POST: 'Quietly' - an exchange filled with rage
What's It About?
Rivalry tensions that have been carried for years.
How does one confront the person who's affected you so much?
What'd I Experience?
The Irish Repertory Theatre... hmmm... what do I know about that?
Google maps... it's near my school! hehe :)
What do I know about the Irish? Little. The closest I have ever come to spending time with an Irish person was during a movie, the thing that stuck with me was their accent. Ohhh... what the heck - I was in love with it. Hearing it again was definitely pleasing. (Giggles)
But yeah, the play.
The tone of these men, I don't know... was it repelling or attracting? I guess I was undecided about that. Trying to understand the story was tough in the beginning as I kept on repeating every last word of a sentence in my head in an attempt to catch Irish accent... but I caught on.
There was Jimmy, a bold unapologetic man, past his fifties I would say. I imagined myself trying to tell him that and I could already see me being insulted for my "amazing discovery". He was not a stupid man. He was allegedly at the pub for drinks, while at the same time hatefully commenting on the soccer game Poland Vs. Ireland, screaming "Fu** Poland", yet living in the country. Was he always so pissed at the world? Robert, the bartender, was pretty comfortable with him, guess he already knew him pretty well. Jimmy expressed himself so intensely, like a rage ran within him. Pretty soon it becomes clear that he is waiting for someone as he starts getting impatient.
Ian walks into the pub and right away Jimmy stands. It was like watching one of those wild west movies when you have two cowboys ready to fire at each other. The way that Jimmy looked at Ian was pretty tense and I figured he was definitely the reason Jimmy was pissed. Being late turned out to be a part of the reason, but pretty soon (with insults used) it becomes clear that there is a story here that dates back more than 30 years. Of course, he hadn't been this pessimistic character all his life, but an event that took place during these men's teens was a turning point in their lives. Ian had thrown a bomb into a pub (the same location of the play), killing the six men in it. He had believed that they were IRA supporters, one being Jimmy's father. He was the figure that Jimmy looked up to - now, I understood his anger.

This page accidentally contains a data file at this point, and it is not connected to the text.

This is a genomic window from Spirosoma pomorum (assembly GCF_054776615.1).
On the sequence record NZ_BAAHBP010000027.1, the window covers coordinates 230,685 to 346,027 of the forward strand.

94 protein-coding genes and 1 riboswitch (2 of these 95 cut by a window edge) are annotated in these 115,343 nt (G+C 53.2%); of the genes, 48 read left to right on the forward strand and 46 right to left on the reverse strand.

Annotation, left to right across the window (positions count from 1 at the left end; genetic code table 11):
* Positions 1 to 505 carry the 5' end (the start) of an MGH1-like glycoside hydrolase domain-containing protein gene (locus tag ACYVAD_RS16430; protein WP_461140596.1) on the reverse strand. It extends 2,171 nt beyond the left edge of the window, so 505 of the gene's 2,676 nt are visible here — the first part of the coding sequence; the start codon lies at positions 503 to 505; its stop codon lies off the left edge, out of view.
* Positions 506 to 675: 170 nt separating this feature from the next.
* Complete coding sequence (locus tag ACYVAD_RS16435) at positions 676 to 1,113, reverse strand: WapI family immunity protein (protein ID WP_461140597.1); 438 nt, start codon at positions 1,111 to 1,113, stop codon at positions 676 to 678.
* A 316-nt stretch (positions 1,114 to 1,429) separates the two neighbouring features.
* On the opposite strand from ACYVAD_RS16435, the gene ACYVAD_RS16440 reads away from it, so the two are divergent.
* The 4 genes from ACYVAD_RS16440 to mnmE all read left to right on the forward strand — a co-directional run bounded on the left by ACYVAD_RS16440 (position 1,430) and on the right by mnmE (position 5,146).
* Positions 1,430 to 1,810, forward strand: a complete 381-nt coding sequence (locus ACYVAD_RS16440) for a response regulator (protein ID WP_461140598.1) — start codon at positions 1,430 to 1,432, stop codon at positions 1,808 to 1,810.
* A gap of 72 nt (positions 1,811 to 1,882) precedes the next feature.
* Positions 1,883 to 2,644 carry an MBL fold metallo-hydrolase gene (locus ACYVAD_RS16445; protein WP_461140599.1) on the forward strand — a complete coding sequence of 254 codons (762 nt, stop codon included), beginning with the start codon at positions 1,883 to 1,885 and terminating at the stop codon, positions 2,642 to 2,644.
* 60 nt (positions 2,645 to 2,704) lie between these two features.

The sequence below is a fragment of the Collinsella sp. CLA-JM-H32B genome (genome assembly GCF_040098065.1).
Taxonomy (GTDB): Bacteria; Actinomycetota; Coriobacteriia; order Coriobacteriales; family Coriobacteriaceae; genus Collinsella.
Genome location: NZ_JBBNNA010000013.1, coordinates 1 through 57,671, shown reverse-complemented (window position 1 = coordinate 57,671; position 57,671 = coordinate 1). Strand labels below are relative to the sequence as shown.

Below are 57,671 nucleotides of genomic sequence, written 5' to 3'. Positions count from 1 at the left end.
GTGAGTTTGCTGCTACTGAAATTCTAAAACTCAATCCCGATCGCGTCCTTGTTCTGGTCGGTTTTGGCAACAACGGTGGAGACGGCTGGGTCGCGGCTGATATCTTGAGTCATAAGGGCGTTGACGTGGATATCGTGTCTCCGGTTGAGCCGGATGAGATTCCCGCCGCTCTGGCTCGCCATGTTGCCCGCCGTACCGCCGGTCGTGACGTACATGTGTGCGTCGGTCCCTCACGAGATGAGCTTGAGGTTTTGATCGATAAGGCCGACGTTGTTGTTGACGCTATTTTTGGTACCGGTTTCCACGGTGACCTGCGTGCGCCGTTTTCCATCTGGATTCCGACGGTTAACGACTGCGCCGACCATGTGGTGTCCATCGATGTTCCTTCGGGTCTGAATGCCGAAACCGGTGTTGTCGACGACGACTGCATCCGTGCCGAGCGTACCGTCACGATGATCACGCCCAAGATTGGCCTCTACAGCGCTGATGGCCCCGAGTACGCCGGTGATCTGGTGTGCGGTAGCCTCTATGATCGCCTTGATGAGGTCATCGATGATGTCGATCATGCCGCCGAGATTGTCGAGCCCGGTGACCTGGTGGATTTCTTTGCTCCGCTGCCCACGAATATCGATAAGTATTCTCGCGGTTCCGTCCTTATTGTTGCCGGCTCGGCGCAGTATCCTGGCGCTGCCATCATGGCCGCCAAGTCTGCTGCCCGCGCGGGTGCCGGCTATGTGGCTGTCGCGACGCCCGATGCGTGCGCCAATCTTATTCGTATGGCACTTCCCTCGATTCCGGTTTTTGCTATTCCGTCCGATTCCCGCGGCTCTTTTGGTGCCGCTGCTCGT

As soon as Ian tries to speak, he is confronted by Jimmy's fist. OUCH!!! I did not think these two men were capable of speaking, it felt it too real. But Robert seems to ease them a bit, enough to say why they had agreed to meet in the first place. Jimmy starts with his side of the story, maybe out of pride or wanting to put Ian in a shameful position.
It is long exchange and filled with rage. Too many attempts at justification from Ian, claiming that he was just a teenager. He tries apologizing so many times, but it was as if Jimmy didn't want to hear his words. He seemed to hurt as if he'd lost his father yesterday. I tried to put myself in his place, but I'm gunna guess that the pain cannot compare. I would think that with so many years having passed his reaction would've been different. A little calmer, maybe? But he was full of tension, unpredictable. The only thing I could hope for was peace between them. The truth is - nothing can change the past.
I thought about my family, and although maybe our problems don't touch tragic grounds like this, I wasn't oblivious to Jimmy's feeling of rage. I have witnessed them myself, and yes, sometimes it can be impossibly hard to accept an apology. And if it was hard to accept one from someone we barely know, imagine a family member. Things definitely aren't the same. The situation is forgiven but not forgotten, but as a result a transformation is possible.